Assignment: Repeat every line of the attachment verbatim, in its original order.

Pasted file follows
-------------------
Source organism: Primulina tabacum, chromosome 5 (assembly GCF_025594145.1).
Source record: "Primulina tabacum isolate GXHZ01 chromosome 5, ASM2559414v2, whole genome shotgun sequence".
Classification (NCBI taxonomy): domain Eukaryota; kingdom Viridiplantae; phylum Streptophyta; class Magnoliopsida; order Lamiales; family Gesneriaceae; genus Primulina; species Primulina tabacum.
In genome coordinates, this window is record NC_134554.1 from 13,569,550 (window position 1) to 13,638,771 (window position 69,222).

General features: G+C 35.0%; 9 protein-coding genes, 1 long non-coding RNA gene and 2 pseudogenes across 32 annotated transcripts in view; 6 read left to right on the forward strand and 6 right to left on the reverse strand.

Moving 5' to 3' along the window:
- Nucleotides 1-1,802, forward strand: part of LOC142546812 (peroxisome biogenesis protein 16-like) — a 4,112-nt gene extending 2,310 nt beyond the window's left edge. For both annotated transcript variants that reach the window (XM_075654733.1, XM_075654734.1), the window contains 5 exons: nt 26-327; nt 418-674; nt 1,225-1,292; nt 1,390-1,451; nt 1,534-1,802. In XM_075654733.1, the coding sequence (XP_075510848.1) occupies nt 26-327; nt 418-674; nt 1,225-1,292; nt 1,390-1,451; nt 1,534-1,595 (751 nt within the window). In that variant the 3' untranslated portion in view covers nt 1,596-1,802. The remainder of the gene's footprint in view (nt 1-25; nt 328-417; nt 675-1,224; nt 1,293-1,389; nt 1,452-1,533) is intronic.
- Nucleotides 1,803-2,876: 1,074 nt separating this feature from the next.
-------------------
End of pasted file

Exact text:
Source organism: Primulina tabacum, chromosome 5 (assembly GCF_025594145.1).
Source record: "Primulina tabacum isolate GXHZ01 chromosome 5, ASM2559414v2, whole genome shotgun sequence".
Classification (NCBI taxonomy): domain Eukaryota; kingdom Viridiplantae; phylum Streptophyta; class Magnoliopsida; order Lamiales; family Gesneriaceae; genus Primulina; species Primulina tabacum.
In genome coordinates, this window is record NC_134554.1 from 13,569,550 (window position 1) to 13,638,771 (window position 69,222).

General features: G+C 35.0%; 9 protein-coding genes, 1 long non-coding RNA gene and 2 pseudogenes across 32 annotated transcripts in view; 6 read left to right on the forward strand and 6 right to left on the reverse strand.

Moving 5' to 3' along the window:
- Nucleotides 1-1,802, forward strand: part of LOC142546812 (peroxisome biogenesis protein 16-like) — a 4,112-nt gene extending 2,310 nt beyond the window's left edge. For both annotated transcript variants that reach the window (XM_075654733.1, XM_075654734.1), the window contains 5 exons: nt 26-327; nt 418-674; nt 1,225-1,292; nt 1,390-1,451; nt 1,534-1,802. In XM_075654733.1, the coding sequence (XP_075510848.1) occupies nt 26-327; nt 418-674; nt 1,225-1,292; nt 1,390-1,451; nt 1,534-1,595 (751 nt within the window). In that variant the 3' untranslated portion in view covers nt 1,596-1,802. The remainder of the gene's footprint in view (nt 1-25; nt 328-417; nt 675-1,224; nt 1,293-1,389; nt 1,452-1,533) is intronic.
- Nucleotides 1,803-2,876: 1,074 nt separating this feature from the next.